At the same time, education of families and youths on sexually risky behavior and its consequences needs to be an important component in public health efforts to reduce the high rate of STDs in stressed communities. We found, for example, significant, positive relationships between the proportion of the census track population with less than a high school education and each of the concentrated disadvantage factor variables (proportion African American, r = .620; female-headed households with children, r = .576; unemployed, r = .612; below poverty, r = .822). Further, as our individual-level effects highlight, there is a need to simultaneously address the STD issue at both the individual and community levels. Our findings suggest the importance to pursuing such a combined effort. Adolescents who live in stressful environments appear to be more likely to engage in sexual risk behavior (Aral & Wasserheit, 1995; Ennett et al., 1999; DiClemente et al., 2008).
In an attempt to better understand how concentrated disadvantage affects individual-level STD status, we examined the cross-level interactions between concentrated disadvantage and the significant individual-level predictors (age, gender, race, and charge level) of STD status. Interestingly, youths who resided in more affluent or less disadvantaged neighborhoods and were arrested on more serious charges were more likely to test positive for STDs than youths with less serious charges in more disadvantaged areas. These findings suggested that there is a risk associated with more severe criminality that can affect risky sexual behavior, despite more protective community conditions. Unfortunately, the data do not permit further investigation into why these effects occurred.
We speculate, however, two possibilities for this cross-level interaction. First, this cross-level interaction may be an artifact of differences in police practices. It may be that police working in more disadvantaged areas are less likely to tolerate deviant behavior among youths in these areas. To the extent that this is the case, the validity of the cross-level interaction effect is questionable. To test this hypothesis, we would need access to police data that include all calls for service and police initiated contact with youth and the consequences of these contacts (e.g., youth warned and released, youth charged without arrest, youth arrested). Unfortunately, such data were not available for us to examine.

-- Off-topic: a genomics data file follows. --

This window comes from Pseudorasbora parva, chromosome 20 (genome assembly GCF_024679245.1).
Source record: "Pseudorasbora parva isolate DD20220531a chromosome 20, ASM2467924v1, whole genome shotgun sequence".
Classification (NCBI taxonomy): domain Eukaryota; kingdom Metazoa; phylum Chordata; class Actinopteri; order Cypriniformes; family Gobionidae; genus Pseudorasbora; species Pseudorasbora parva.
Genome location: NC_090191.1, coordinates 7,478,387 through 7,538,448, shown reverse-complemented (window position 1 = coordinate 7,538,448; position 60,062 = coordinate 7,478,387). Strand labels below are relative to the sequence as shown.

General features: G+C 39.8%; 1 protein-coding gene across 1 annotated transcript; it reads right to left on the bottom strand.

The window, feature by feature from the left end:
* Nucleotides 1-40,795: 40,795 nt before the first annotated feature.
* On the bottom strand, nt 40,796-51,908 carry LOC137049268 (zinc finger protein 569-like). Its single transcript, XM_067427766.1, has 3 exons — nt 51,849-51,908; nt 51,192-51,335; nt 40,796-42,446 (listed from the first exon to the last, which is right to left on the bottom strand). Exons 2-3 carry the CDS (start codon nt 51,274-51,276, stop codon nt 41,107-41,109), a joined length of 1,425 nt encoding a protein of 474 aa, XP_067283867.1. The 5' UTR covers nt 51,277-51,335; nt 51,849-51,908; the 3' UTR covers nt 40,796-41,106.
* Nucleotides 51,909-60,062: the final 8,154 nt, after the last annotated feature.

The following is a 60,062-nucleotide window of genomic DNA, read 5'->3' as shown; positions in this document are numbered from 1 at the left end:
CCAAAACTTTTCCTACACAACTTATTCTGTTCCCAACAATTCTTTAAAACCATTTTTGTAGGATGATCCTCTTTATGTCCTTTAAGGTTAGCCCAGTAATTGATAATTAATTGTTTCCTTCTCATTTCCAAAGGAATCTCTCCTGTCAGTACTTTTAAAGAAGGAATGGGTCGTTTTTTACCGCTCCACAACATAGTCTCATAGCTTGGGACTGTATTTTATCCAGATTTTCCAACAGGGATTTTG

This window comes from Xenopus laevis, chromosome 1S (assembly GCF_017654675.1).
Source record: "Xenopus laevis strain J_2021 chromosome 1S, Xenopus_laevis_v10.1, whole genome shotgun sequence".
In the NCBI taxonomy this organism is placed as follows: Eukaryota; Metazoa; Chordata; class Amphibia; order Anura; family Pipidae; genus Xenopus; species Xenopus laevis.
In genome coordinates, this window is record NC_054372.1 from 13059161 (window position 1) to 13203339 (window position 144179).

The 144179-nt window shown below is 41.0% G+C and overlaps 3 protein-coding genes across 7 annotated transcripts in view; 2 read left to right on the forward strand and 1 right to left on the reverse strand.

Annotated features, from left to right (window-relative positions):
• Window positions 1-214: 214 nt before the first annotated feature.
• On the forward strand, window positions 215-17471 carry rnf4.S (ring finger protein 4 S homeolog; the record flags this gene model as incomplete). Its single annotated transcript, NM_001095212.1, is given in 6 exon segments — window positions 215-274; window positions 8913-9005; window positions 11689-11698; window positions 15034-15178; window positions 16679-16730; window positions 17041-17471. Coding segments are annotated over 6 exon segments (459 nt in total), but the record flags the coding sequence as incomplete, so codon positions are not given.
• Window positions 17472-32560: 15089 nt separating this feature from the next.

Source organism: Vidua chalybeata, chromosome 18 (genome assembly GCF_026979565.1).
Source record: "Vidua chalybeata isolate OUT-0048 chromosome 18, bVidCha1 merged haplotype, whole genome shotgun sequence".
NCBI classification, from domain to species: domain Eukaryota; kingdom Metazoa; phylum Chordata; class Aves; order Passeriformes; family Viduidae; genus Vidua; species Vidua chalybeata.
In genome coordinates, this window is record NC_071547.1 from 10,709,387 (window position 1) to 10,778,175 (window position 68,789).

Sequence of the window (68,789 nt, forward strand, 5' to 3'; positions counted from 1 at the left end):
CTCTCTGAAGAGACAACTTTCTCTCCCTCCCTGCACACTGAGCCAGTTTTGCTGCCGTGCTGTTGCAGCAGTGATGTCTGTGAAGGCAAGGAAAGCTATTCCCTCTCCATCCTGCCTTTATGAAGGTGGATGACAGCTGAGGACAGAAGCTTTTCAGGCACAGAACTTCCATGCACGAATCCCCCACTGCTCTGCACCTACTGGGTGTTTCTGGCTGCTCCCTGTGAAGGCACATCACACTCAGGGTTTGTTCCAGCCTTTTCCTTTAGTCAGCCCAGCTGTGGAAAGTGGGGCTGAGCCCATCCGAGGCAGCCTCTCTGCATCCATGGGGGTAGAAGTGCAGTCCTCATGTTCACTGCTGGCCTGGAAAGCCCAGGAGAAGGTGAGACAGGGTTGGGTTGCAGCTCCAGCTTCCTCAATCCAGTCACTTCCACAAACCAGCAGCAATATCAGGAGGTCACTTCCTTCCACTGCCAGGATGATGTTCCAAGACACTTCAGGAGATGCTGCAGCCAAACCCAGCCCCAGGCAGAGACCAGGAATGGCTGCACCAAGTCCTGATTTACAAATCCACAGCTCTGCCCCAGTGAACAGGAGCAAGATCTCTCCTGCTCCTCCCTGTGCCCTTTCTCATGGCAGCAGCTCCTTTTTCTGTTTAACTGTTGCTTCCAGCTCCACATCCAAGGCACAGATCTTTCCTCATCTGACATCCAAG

Second, the cross-level interaction effect may, in fact, reflect a culture/socialization effect. Consistent with social disorganization theory, youths living in more affluent, less disadvantaged areas tend to be raised in communities characterized by high social cohesion promoting stable, conventional morals, values, and beliefs. In such communities, family disruption is low; and youths receive more parental involvement and supervision. Economic strain is low for families and local institutions, and families and the community are more likely to satisfy the needs of their youths. These areas will also reflect greater residential stability and homogeneity, which serve to strengthen conventional values, and resident commitment to the betterment of the community. Consequently, youths in more affluent communities should be less likely to initiate deviant (e.g., criminal or risky sexual) behavior, and those who do are likely to receive immediate correction of such behavior. It is only among the most persistent and severe “offenders” in affluent communities that we would expect to find a high STD positive rate. Youths residing in highly disadvantaged areas lack the community, family, and mentoring resources to effectively correct unconventional behavior. According to social disorganization theory, we would expect to find even minor offenders in disadvantaged areas to be at high risk of STDs. Future examinations of cross-level interactions for STD risk, as well as replication of this study, are needed to validate and elucidate our findings.
There are some additional limitations to our study. First, the data were collected at one site. There is a need to determine if the findings we obtained are replicated in centralized intake centers in other locations, serving different populations of juvenile arrestees. Second, the surveillance window for the drug tests were, with the exception of heavy and chronic marijuana users, relatively short. Hence, our drug test data refer to recent use. Third, our individual-level data were cross-sectional. Hence, no causal statements about the individual-level relationships can be made.